A stone coated metal roof is made from steel or some other metal; the metal is then coated with stone chips and attached to the steel with an acrylic film. The goal is a more durable roof that still retains the aesthetic advantages of a more traditional roofing material
Stone coated metal roofing was refined during and after World War II in the United Kingdom, when the government requested materials that would protect corrugated steel roofs from the harsh climate. A coating of bitumen and subsequent covering by sand, stone or other materials proved effective at protecting the metal roofs and serving as camouflage against potential attack.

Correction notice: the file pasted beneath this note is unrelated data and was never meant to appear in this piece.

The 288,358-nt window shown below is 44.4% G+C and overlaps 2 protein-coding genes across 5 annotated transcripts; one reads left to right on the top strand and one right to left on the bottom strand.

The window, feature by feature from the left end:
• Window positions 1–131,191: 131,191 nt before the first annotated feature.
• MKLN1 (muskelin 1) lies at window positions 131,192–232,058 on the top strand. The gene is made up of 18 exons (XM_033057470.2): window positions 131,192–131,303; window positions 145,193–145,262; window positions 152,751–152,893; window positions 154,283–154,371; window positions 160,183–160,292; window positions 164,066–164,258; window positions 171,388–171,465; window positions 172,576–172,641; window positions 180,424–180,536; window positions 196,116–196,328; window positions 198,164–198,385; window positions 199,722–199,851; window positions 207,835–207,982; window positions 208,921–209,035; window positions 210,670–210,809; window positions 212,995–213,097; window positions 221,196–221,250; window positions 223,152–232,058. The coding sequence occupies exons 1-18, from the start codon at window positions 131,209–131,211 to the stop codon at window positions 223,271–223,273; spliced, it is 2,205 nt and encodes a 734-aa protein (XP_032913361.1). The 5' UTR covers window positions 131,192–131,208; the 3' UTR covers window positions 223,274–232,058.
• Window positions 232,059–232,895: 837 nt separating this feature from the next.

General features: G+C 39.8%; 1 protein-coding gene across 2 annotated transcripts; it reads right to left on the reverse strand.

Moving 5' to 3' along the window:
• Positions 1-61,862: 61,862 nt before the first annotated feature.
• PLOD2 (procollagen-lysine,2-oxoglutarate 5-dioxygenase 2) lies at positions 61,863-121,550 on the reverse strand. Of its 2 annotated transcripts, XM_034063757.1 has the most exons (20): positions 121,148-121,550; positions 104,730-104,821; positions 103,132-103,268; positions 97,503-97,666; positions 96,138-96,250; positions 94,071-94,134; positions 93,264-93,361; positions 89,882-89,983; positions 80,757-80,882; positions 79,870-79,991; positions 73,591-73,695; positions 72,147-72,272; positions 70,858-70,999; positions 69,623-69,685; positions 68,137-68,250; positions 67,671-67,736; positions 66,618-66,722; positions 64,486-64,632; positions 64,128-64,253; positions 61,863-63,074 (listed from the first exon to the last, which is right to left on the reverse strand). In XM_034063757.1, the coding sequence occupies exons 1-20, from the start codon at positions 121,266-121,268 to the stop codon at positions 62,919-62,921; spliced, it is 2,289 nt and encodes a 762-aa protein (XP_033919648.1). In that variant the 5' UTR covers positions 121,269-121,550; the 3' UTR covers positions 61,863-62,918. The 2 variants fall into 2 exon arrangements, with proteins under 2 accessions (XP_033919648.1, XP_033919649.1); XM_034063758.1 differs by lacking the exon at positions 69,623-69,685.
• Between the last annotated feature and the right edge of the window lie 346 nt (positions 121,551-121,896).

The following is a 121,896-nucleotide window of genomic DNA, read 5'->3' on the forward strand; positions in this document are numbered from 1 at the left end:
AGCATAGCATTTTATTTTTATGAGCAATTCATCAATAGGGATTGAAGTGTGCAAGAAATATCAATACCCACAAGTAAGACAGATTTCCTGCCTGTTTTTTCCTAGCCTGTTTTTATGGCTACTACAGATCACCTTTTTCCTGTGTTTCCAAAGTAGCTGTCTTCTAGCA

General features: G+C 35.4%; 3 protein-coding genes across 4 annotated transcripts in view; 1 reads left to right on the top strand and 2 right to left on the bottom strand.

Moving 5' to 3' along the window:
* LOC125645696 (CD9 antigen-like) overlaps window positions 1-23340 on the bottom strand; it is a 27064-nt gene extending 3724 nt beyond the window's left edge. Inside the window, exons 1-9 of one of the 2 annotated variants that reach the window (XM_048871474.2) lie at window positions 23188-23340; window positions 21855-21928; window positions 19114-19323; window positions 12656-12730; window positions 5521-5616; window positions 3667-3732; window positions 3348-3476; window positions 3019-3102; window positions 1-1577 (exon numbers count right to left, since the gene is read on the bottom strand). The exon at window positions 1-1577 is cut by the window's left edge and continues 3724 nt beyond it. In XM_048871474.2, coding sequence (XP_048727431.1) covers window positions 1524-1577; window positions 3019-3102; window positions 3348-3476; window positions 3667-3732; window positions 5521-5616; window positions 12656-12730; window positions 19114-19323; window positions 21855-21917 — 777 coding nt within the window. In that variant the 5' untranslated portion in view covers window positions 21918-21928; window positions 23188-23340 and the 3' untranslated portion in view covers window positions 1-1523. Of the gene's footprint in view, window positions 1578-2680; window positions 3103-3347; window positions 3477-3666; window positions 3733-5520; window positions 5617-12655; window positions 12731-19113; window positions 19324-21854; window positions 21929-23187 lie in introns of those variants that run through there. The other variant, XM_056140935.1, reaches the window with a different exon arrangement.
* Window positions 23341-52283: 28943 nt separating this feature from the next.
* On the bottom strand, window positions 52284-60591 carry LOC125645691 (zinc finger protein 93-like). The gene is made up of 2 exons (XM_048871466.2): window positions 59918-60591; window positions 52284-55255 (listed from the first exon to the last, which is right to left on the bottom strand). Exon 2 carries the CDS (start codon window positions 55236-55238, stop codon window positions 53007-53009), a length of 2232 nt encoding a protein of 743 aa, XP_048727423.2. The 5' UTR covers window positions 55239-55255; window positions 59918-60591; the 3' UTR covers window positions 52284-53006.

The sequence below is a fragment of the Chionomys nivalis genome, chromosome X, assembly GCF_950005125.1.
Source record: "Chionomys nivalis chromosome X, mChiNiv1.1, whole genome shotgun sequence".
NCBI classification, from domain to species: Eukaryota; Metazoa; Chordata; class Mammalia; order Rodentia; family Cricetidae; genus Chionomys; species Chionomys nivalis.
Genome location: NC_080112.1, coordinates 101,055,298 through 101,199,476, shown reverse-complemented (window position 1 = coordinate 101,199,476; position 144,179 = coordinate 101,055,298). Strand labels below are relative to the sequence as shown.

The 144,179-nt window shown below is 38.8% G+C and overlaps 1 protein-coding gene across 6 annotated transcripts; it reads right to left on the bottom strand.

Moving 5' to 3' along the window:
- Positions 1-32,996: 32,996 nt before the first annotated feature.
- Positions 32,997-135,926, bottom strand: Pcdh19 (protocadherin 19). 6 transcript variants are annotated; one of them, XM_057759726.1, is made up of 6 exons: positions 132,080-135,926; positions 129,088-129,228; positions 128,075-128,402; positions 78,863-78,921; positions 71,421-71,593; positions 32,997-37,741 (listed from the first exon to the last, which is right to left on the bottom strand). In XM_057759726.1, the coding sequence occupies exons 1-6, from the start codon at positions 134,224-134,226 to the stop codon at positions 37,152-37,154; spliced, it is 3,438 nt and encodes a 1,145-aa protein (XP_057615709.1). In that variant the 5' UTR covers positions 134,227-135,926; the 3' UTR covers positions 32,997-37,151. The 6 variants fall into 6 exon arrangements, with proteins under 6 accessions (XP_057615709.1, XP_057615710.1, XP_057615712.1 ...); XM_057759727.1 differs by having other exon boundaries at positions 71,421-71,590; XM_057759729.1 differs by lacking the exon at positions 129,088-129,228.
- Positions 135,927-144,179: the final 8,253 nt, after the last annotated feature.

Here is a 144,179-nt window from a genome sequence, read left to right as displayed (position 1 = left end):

In 1954, L.J. Fisher, an industrialist from New Zealand, secured the rights to produce stone-coated metal roofing outside of Great Britain. The company he founded, AHI Roofing, operates the largest metal roofing factory in the world, and has continued to make changes to the metal roofing product.